Microsoft Word has become the go-to software for creating documents. Alongside the traditional downloadable Office Suite, Microsoft also offers an online version of Microsoft Word as part of the Microsoft 365 package. An additional feature available in the online version of Word is an audio transcription feature. This allows you to convert audio directly to text. The text can even be separated based on the audio speaker.
Here we show you how to transcribe audio in Microsoft Word 365.
Transcribe Audio in Microsoft Word
First, make sure you are a premium subscriber of Microsoft 365. Open your browser and log in to Microsoft Word on Microsoft 365.
Open the “Home” tab. Click the arrow next to “Dictate” and select “Transcribe” from the menu that appears.
The “Transcribe” pane will open in the right side of the window.
If you want to upload an audio for transcription, you can do so by clicking on “Upload audio.” We’ll focus on doing it directly through “Start Recording.”
You may be asked to give Microsoft permission to access your microphone.
The recording will start automatically, accompanied by a timer. Don’t worry, as there’s no time limit for the recording – it’s just there to let you know of how long your recording is. It’s recommended to speak slowly and clearly so Word can easily understand and transcribe everything you’re saying.
You can pause the recording in between if you need a break. Once done, click on “Save and Transcribe Now.”
Microsoft Word may take a few minutes to transcribe the audio. Once done, you’ll see the transcription appear in the same pane. Each section will also have a timestamp and the speaker’s name (in addition to the transcribed text). If Microsoft detects multiple speakers, the separate text spoken by each will be denoted by “Speaker 1,” “Speaker 2” and so forth. If there’s only a single speaker, it’ll be denoted by “Speaker.”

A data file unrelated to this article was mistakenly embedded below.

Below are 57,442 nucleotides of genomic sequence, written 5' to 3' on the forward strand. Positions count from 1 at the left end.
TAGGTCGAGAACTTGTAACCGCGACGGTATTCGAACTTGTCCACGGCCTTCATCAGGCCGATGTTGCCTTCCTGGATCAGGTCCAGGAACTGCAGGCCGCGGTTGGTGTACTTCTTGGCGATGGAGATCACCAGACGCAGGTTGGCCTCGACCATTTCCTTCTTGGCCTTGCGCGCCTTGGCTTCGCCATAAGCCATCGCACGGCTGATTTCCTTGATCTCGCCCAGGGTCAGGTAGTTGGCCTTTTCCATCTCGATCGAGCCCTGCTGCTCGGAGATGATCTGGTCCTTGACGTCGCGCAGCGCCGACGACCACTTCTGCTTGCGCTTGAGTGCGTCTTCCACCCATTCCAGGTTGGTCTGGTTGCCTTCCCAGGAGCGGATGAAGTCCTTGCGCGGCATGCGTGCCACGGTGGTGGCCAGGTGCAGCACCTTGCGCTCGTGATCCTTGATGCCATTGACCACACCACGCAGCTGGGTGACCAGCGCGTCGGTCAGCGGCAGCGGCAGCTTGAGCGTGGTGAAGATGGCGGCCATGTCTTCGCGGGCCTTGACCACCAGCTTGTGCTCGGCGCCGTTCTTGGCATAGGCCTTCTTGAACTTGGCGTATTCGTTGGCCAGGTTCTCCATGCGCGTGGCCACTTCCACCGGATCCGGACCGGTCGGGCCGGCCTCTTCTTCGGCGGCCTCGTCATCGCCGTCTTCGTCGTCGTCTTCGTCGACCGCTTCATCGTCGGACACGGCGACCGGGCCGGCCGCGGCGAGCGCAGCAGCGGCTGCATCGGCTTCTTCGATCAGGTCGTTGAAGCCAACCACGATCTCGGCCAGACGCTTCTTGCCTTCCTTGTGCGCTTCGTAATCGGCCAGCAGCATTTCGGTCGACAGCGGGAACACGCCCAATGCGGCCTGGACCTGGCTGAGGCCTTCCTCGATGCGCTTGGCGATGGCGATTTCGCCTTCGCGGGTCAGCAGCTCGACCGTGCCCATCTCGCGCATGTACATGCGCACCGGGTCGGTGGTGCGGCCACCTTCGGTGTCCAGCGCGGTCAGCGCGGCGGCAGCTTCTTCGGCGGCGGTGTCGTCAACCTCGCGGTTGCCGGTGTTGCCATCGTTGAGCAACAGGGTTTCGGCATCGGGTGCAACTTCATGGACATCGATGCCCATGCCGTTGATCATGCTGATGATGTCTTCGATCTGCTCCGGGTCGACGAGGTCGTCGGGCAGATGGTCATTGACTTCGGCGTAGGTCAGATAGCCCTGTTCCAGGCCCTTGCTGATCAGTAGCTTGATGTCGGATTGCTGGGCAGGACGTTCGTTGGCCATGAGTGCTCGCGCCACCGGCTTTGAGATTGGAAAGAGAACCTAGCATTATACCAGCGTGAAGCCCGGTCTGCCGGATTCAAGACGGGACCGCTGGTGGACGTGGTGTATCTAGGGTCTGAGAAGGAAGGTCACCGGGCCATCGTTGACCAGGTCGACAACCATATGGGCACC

As is expected from an automated transcription, there may be some inaccurate transcribed text. You can easily edit a section of the transcript by hovering your mouse over the incorrect text and clicking on the pen icon.
You can also edit the name of the speaker. You can change this to the speaker’s actual name to make it easier to sort the text out later. To do this, simply edit the name of the speaker, and enable the option next to “Change All Speaker.” Click the checkmark when done.
If you’re unsure of what you said or who said what during a transcription, simply use the playback controls to listen to your audio recording again. The functions include options to increase/decrease the playback speed, rewind, play/pause and fast forward the recording respectively.
Once you’re finally done and satisfied with the transcript, simply add it to the document by selecting the “Add All to Document” button at the bottom of the pane.
This will add both the recording and the content of the transcript in the document.
Using an Audio Recording for Transcription
If you’re opposed to doing a live recording, you can also use an audio file for transcription. In the Transcribe menu, click on “Upload Audio” to select your audio. You can upload these audio file types:
Once the file is selected, Microsoft will begin to transcribe the audio file. You can edit the transcription once it’s done, similar to the way you edit a live recording.
If this feature is not of your liking, there are many other ways you can convert audio to text.
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